I Slept in the Font

I Slept in the Font
I was named Christopher after my uncle, and so there was a natural bond between us. The two of us became so close that when my father died, my uncle took me into his home. Life was easy and our home life was harmonious.
chris (1).jpg

But things changed after I met the missionaries and decided to join the church. My uncle was deeply unhappy with my decision. He asked me to quit. This placed me in a difficult position. Many times I knelt on my knees and asked for guidance from my Heavenly Father. The answer was 'never let go'.

I continued to be faithful in the gospel and decided to serve a mission. However, as I was preparing to leave for my mission, I received new direction. I was called to be the branch president for the newly-organised Kawama Branch in the Kitwe district of the Zambia Malawi mission. I was 24 years old at the time.

When I received the call I didn't know what to do. I was speechless and couldn’t believe it. Instead of serving a proselyting mission, the Lord had called me to serve a mission at home. With the call, life got even harder, as my responsibilities at church grew.

A few weeks after my call, I attended some leadership training. My counsellors and I went home very late that night. But when I got to my uncle’s house, I found the doors locked. I knocked until midnight. There was no response.  

There was nowhere else to go, so I decided to go back to the church meetinghouse. It was locked as well. I knelt on my knees in prayer. Upon opening my eyes I saw the baptismal font in the garden. I pulled the cover aside, placing a brick at one end to allow air in. That night, I slept in that font. This happened to me three times. Uncle Christopher was punishing me for my decision to stick with my faith. But I never gave up.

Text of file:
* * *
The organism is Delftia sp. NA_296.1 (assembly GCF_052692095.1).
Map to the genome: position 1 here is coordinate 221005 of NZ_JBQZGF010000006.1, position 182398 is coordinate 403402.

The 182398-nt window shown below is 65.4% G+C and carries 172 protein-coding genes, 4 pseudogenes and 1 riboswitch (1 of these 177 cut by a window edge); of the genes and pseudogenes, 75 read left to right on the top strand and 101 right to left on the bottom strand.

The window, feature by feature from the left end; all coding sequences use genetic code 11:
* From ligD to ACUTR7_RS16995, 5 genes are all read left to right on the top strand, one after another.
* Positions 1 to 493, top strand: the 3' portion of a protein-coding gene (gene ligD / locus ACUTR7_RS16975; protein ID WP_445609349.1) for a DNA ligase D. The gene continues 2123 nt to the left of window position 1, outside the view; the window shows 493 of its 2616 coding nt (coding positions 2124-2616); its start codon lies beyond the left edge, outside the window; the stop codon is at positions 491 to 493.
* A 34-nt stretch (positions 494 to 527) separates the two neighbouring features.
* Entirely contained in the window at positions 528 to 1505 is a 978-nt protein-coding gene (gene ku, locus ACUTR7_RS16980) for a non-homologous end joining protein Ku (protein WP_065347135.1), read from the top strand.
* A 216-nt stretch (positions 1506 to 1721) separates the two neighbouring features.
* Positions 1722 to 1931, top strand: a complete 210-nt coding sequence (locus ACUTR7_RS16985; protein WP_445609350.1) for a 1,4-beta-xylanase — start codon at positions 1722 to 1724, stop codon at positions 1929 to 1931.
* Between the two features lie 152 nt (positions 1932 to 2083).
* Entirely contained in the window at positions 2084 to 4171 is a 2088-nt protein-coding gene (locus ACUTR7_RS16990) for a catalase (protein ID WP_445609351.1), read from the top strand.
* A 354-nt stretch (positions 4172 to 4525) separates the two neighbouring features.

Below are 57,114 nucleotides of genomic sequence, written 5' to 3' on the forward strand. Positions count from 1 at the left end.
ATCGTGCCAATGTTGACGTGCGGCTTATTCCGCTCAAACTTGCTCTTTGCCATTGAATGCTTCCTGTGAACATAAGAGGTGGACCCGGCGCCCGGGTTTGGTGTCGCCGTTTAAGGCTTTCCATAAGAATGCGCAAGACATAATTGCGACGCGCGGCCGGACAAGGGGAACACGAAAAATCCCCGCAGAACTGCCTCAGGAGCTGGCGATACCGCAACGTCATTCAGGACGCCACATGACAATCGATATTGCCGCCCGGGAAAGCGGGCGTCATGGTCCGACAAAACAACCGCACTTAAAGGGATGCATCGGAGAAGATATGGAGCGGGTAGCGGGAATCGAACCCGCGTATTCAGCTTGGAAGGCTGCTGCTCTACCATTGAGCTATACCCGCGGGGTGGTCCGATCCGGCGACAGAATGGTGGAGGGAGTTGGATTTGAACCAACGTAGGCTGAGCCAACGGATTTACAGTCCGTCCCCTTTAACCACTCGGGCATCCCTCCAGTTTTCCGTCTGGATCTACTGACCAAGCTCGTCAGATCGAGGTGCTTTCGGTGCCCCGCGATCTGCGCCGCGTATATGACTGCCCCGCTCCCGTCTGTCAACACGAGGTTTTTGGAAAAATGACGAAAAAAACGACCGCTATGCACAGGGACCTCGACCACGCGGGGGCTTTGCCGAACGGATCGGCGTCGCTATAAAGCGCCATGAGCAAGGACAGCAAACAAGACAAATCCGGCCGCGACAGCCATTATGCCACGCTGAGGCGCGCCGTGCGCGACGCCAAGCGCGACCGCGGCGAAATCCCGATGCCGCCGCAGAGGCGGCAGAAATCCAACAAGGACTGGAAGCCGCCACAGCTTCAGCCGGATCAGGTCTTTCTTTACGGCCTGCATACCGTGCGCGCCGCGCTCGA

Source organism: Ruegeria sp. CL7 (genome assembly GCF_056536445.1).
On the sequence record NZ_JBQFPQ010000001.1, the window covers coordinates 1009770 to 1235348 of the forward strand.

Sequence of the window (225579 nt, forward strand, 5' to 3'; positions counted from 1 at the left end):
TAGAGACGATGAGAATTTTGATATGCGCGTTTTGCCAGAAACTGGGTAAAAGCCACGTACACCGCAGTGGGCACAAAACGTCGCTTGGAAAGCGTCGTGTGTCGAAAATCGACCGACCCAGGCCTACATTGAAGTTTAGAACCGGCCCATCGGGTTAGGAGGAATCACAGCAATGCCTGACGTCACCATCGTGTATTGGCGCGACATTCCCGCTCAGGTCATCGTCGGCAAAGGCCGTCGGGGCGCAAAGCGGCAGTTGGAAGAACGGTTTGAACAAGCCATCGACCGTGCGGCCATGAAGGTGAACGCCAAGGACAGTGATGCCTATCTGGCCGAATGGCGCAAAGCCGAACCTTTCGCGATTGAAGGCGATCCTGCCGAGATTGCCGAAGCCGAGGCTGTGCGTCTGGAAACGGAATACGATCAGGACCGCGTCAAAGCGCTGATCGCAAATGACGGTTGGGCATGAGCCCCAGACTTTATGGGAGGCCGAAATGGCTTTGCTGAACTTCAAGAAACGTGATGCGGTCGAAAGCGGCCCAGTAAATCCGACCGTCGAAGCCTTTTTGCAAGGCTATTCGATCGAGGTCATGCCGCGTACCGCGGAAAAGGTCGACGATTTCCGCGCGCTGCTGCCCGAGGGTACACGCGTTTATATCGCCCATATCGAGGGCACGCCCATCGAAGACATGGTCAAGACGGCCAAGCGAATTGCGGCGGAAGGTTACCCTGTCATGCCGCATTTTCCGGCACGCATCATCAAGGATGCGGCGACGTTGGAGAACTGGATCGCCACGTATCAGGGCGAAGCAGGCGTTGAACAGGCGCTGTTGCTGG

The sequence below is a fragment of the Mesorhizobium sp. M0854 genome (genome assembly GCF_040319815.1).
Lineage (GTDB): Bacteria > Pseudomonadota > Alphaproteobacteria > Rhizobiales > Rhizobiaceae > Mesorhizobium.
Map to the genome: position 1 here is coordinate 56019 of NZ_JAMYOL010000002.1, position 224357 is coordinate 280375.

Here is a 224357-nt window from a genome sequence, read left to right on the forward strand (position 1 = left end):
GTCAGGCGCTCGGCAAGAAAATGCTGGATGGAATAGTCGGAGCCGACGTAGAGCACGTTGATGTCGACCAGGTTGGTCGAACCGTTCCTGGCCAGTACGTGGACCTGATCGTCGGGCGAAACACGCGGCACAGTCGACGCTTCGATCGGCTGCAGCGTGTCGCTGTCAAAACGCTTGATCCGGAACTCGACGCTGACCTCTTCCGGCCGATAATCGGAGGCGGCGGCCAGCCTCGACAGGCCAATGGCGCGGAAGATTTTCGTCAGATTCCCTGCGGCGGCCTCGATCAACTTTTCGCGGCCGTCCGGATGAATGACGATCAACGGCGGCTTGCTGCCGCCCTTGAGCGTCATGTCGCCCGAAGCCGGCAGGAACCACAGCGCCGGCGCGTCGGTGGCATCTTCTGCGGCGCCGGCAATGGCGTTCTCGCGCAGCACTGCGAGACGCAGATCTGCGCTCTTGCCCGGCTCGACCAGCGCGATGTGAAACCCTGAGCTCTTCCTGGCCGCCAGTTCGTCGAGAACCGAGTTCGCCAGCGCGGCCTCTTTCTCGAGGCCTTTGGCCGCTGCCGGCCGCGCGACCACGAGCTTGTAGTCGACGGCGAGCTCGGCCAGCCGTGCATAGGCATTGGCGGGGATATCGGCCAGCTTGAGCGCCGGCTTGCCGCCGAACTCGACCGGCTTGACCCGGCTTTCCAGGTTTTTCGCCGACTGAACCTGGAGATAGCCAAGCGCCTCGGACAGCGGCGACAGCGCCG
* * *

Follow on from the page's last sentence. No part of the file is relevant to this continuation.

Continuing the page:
I began to pray that the Lord would help my family understand my decision to join the church. I tried to explain my feelings to them, but my words made no difference. It was only as I lived gospel standards that I slowly began to sense a change in my uncle’s attitude. Finally he began to realise that I was on the straight and narrow path. He accepted it. 

My uncle's change was not sudden. It came from observing my commitment to the work and my unceasing desire to serve. The last time he asked me to stop going to church, I shared my testimony. He looked at me, laughed, and said: 'I will accept your church only if I continue to see a positive change in you'.  To this day I believe he saw that change.

The Lord blessed me to meet a wonderful returned missionary who helped me live the way of discipleship. Last year, four years after I was called as a branch president, Ireen and I were married. On our wedding day my uncle gave a very touching speech. At the end of it all he testified that the church is true and can change lives. Three months later he passed on.

Although he never belonged to the church, I am glad that Uncle Christopher discovered in his last days that it is true. I will forever be grateful for that never-ending hope the Lord planted in me.